A coder’s journey
Kylie is 6, missing 2 front teeth, and is loving code club. Her current focus is Sploder; an arcade game that gives agency to the child by allowing the player to choose whatever monsters or challenges they want their character to face. The player builds the shape of the landscape, the “energy” rewards, the challenges to overcome and then plays their game. We have evolved a lot since the 80s arcade!
Sploder was not Kylie’s entry point for learning to code. There are some amazing games and apps out there, and her first toe-dip was an incredible game called Sprite Box. We live in a world of abstractions, you want to travel from A to B, and there is a bus company, train service, taxi, or car manufacturer who is handing out the solution to get you there. You, quite literally, do not have to worry about the mechanics of how to travel. Learning to code has undergone a similar revolution in abstraction. Kids do not need to write to learn to create algorithms or loops. With Sprite Box, kids do not even have to be able to read to grasp coding concepts.
Sprite box challenges the young coder to create solutions using pre-set methods while forcing them to practice DRY (do not repeat yourself) techniques by limiting the number of actions that they may apply. From the start, Kylie was forced to consider what behaviours her little robot, responsible for assisting her (male or female) character to complete her mission of repairing her space ship, was going to do. The concept of enforcing efficiency in code by building functions to call was implicit.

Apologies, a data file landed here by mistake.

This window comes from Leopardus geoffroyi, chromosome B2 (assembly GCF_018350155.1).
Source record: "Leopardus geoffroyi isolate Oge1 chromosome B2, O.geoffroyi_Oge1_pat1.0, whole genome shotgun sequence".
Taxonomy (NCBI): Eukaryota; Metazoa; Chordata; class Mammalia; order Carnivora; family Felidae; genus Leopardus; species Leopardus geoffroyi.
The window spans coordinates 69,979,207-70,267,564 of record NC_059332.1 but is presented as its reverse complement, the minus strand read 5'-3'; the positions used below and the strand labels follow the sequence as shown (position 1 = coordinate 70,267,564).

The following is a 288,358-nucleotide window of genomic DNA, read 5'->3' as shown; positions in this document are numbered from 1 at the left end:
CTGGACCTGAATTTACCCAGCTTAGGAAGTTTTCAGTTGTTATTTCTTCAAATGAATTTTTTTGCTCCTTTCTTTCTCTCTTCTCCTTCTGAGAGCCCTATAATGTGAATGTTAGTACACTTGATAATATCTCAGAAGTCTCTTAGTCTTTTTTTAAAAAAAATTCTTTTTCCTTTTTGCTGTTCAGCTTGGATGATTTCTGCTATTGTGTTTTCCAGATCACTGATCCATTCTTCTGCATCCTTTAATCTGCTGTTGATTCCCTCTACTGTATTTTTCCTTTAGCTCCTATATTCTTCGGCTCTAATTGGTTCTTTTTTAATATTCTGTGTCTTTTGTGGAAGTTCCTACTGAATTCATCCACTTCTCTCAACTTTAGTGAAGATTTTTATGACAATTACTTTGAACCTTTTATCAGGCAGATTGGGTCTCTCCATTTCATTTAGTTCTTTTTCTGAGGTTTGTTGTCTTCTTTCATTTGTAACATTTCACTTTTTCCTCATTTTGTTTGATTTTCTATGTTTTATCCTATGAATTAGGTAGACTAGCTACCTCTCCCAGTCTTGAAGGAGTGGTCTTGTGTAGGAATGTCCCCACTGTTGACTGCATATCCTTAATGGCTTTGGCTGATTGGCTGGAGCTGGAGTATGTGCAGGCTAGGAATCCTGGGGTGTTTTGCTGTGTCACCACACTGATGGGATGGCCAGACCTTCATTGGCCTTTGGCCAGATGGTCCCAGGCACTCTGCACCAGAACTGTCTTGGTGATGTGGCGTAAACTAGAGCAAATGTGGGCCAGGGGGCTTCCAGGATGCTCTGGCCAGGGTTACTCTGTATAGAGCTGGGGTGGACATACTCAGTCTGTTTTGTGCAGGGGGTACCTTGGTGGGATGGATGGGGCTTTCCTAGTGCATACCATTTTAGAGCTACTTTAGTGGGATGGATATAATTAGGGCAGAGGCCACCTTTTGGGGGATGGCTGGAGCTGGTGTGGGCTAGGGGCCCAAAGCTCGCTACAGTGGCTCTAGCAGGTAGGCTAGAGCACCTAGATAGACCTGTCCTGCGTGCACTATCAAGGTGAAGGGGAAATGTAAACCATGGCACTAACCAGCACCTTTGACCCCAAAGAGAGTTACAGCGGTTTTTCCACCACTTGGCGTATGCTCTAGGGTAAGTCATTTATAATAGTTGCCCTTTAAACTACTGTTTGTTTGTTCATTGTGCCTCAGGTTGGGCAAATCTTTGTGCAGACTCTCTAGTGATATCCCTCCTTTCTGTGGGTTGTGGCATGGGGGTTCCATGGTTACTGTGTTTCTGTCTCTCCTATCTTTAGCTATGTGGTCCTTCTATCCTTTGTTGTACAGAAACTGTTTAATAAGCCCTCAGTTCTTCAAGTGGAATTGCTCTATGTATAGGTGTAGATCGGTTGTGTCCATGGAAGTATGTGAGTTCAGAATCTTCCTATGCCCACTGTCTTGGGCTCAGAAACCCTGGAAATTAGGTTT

Kylie joined in on this adventure at Coder Dojo, a weekly club held at the Cape Town Science Centre for kids interested in coding. As an ex-high school teacher, I find Coder Dojo a relaxing place to hang out because it fits all of my educational desires for any child. This is a pull education, not a push education. There is no curriculum, and the children simply follow their interests.
There are kids immersed in Minecraft, Raspberry pie builds, or apps such as Scratch, Algorithm City, Sploder, and Ozaria. They may be found designing their own website or troubleshooting their python code. What they are involved in depends entirely on what their interests are. They work in groups, and they work alone. What is clearly apparent to an ex-mainstream teacher, is that they are all avidly involved in their work.
Is your child interested in coding? Do you perhaps have no idea whether your child is interested in coding? Either way, feel welcome and come and join in.